Superman 1.33: The Coming of Clark Kent

It’s a textbook case of Hollywood ugly. Christopher Reeve is tall, handsome and built like a truck, with piercing blue eyes and a terrific smile. About thirty minutes from where we’re currently standing, he’s going to be the smoldering hunk in one of the all-time heart-melting romantic comedy scenes, and everyone in the theater will be thoroughly in love with him.

So how much work do you have to do, in order to make him look like a forgettable schlemiel? Well, you grease his hair down and give him big unfashionable eyeglasses, and then he hunches his shoulders, swallows his dialogue, and projects an uncomfortable glassy stare, with his mouth pulled tight in what you might call a resting frogface. At that point, he makes a convincing nerd that you wouldn’t look at twice.

I’m kidding, of course; he’s still insanely gorgeous, and if you don’t feel like hitting that, then I would be happy to take your turn. But the show must go on.

We left Clark Kent yesterday in the middle of an involuntary pants explosion, trying to open a bottle of fizzy soda. He is that most unfortunate of men, the male lead in the opening salvo of a screwball comedy, his superheroic dignity sacrificed on the altar of a humiliating meet-cute.

In the middle of a routine designed to show everyone that he’s a normal human whose physical structure isn’t any more millions of years advanced than anyone else’s, he’s been struggling to open Mr. White’s soda bottle, and Lois absently takes the bottle out of his hands and bangs it on the desk a few times to loosen the cap. When Clark opens the bottle, the liquid sprays all over his crotch, and Lois is quick to apologize.

“Oh, I’m sorry,” she says, brushing unhelpfully on the less interesting part of his pants. “I didn’t mean to shake it up like that!”

“Well, of course not, Lois,” Clark smiles. “I mean, why would anyone want to make a total stranger look like a fool?”

That line sounds like it’s supposed to be a joke without actually being one, and Lois is unsure how to react. They actually give her a moment to register several different responses — surprise, polite amusement, and then wariness, because she’s not sure why she’s smiling, and it’s just sunk in that this is some new type of person that she’s never run across before.

I’m open to other interpretations, but I think that line is meant as the verbal equivalent of the greased-down hair and uncool glasses — an indication that this guy doesn’t fit in, in a scene that’s otherwise non-stop laugh lines.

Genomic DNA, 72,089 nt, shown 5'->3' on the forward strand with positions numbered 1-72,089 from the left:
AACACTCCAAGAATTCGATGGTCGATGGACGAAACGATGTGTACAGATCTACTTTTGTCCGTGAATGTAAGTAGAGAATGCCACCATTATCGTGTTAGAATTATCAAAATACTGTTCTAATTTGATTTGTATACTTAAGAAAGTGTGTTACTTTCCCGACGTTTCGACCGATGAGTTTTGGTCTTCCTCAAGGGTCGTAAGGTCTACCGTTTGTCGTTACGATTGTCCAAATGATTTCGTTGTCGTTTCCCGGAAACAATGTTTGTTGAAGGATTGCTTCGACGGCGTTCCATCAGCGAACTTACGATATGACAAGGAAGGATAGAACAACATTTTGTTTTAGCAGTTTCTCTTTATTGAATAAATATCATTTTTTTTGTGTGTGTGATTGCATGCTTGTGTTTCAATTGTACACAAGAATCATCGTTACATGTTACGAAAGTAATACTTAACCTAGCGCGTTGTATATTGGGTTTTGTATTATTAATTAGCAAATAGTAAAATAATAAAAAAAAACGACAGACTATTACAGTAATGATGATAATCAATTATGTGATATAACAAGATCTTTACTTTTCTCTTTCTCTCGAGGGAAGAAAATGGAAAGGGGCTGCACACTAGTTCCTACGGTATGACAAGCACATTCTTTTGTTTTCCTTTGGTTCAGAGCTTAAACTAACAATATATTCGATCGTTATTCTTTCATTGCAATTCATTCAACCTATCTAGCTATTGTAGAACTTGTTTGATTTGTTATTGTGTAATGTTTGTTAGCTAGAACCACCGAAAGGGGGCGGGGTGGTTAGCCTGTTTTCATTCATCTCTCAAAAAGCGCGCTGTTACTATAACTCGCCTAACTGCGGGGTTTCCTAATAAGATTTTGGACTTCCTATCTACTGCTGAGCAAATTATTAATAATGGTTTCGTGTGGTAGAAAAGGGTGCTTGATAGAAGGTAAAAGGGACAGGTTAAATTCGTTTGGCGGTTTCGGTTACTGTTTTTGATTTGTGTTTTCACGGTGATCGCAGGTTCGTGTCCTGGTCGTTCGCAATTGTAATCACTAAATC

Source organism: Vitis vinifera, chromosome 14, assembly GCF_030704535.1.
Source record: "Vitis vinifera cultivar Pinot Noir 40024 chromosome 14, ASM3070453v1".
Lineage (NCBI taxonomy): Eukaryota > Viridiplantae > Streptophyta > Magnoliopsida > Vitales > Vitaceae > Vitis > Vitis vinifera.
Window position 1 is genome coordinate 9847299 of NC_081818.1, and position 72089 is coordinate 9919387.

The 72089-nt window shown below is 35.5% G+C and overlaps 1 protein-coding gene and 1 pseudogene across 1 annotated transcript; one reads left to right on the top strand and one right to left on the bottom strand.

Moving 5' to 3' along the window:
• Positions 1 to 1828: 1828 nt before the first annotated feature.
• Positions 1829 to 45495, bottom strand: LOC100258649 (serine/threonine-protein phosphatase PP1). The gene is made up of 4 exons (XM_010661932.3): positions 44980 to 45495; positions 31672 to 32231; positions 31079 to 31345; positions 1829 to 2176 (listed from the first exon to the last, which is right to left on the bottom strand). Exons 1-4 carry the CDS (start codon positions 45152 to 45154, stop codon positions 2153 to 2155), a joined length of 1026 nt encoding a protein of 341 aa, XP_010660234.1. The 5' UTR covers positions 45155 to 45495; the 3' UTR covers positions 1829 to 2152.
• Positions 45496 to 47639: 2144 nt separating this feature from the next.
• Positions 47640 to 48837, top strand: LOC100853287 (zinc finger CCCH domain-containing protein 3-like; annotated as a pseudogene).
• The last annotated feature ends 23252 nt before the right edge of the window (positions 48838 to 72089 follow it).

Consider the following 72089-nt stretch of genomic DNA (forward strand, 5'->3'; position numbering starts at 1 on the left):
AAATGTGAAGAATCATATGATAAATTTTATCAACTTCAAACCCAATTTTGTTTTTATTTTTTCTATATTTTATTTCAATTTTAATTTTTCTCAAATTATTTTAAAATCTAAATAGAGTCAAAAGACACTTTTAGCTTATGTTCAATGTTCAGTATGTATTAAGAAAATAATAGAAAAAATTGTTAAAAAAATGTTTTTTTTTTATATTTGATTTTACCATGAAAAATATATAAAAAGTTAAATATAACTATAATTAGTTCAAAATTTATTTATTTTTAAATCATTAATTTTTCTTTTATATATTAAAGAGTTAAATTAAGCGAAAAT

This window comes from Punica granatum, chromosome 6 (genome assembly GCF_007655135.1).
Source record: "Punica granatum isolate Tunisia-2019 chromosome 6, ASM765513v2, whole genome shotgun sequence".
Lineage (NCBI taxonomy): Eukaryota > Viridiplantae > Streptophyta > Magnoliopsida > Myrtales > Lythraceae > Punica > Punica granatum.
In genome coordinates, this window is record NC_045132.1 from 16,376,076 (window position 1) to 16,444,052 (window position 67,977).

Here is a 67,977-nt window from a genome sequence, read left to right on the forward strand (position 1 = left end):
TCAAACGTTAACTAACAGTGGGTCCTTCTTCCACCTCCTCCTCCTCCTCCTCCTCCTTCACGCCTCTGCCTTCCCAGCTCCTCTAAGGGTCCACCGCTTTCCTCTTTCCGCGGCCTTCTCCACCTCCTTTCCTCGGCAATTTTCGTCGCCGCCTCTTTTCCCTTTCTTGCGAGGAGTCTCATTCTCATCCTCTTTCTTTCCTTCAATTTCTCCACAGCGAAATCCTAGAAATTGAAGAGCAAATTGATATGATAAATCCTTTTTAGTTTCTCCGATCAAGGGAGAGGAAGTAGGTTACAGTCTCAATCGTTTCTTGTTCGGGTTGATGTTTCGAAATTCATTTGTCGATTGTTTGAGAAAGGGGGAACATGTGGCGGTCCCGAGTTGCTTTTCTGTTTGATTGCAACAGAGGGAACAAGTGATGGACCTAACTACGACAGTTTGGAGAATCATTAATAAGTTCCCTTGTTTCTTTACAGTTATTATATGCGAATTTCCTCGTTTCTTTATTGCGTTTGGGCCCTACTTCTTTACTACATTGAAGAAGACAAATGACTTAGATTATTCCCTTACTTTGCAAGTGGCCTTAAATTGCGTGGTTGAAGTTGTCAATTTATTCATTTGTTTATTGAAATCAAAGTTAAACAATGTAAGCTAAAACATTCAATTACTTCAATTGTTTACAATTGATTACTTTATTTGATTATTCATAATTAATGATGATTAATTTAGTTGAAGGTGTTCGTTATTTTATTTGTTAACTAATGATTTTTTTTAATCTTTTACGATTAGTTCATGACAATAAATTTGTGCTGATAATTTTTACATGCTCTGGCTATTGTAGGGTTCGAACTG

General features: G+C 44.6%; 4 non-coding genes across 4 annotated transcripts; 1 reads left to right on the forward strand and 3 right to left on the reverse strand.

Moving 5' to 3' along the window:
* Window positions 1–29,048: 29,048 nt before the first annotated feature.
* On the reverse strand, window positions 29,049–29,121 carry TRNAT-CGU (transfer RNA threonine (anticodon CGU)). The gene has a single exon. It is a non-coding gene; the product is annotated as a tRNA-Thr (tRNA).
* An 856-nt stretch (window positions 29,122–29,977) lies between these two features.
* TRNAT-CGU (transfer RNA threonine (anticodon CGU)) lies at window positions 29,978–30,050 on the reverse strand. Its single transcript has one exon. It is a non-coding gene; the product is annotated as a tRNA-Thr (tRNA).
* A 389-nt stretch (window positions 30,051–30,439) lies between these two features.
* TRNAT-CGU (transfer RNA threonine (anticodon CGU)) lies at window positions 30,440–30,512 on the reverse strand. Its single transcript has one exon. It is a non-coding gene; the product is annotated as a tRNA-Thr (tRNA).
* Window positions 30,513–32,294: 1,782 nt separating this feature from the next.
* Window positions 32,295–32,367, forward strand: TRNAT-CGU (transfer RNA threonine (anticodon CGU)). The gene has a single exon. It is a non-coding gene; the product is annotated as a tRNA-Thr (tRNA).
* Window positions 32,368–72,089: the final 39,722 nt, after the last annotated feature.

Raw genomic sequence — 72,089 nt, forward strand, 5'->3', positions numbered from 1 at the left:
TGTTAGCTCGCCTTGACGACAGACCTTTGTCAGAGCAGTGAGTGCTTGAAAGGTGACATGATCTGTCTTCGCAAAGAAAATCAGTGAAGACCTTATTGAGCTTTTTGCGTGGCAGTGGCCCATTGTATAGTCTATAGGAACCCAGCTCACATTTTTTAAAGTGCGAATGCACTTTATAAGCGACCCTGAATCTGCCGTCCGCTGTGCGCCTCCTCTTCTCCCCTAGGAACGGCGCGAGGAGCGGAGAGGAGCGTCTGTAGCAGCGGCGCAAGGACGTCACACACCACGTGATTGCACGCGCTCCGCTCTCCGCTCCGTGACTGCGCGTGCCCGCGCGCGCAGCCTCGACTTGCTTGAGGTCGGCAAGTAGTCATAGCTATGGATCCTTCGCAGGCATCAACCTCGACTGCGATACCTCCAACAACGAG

For example, the following Perry/Jimmy exchange. Cub photographer Jimmy Olsen slipped into the office uninvited as Lois entered, to meet the new guy and see what all the shouting is about, and he’s been hanging around near the doors.

Perry:  Olsen! Why am I paying you forty dollars a week, when I should have you arrested for loitering? Go get Mr. —

Clark:  Kent.

Perry:  — a towel! Move, kid, move!

Jimmy:  (awkwardly backing out) Right, chief!

Perry:  And make mine black and no sugar!

Jimmy:  Right, chief!

Perry:  And don’t call me sugar!

Jimmy:  (confused) Right, s-sugar.

(Jimmy immediately hands the order to a passing copy boy.)

Jimmy:  Hey — chief wants coffee, no sugar. I’ll take a tea with lemon. (He hurries away.)

So that’s adorable, and none of that is in the shooting script. In the script, Jimmy’s left behind in the newsroom when Lois barges into the office, so his little interjections and reactions were added during shooting. I think they realized that they had a super-cute Jimmy and weren’t doing enough with him, and they took steps to correct that error.

This introductory scene is almost over and the main character of the movie is still standing around awkwardly with tight lips and wet pants, so they have to do some quick footwork to make sure the audience actually has a reason to like Clark.

The key to getting the audience to like a new character is to have them make a friend, make a joke, and make something happen. The joke is coming up, and since he’s Superman he’s basically a walking plot point, but we need to see the friend, to prove that somebody in the cast likes Clark.

It’s weird how receptive we are to picking up social cues from characters on the movie screen; once we like one character, then we look to them to tell us who else in the environment is worth caring about. At the beginning of the scene, Jimmy gave Lois his recommendation — “Golly, Miss Lane, how come you get all the great stories?” — and then Lois vouched for Perry, by doing a funny sales pitch for her latest story that implied a long-standing, pushy-but-affectionate relationship between the chief and his star reporter.

You can see what happens when a character doesn’t get that stamp of approval: the redshirt copy boy doesn’t make an impression. Jimmy just gives him the coffee order and walks away, clearly treating the guy like he doesn’t matter, and the audience instantly follows that cue, and forgets about him completely. I know that he’s just a non-speaking member of the newsroom background crew, but we’re just getting started with the Daily Planet staff, and Jimmy’s disrespect is a cue not to be curious about this low-status chump.

So poor, put-upon Hollywood-ugly Clark needs a reference in order for us to care about this secret identity, and Perry provides it, telling Lois that Clark’s got the city beat.

When she objects that that’s her beat, Perry says, “Look — Clark Kent may seem like he’s just a mild-mannered reporter, but listen — not only does he know how to treat his editor-in-chief with the proper respect, not only does he have a snappy, punchy prose style, but he is, in my forty years in this business, the fastest typist I’ve ever seen.”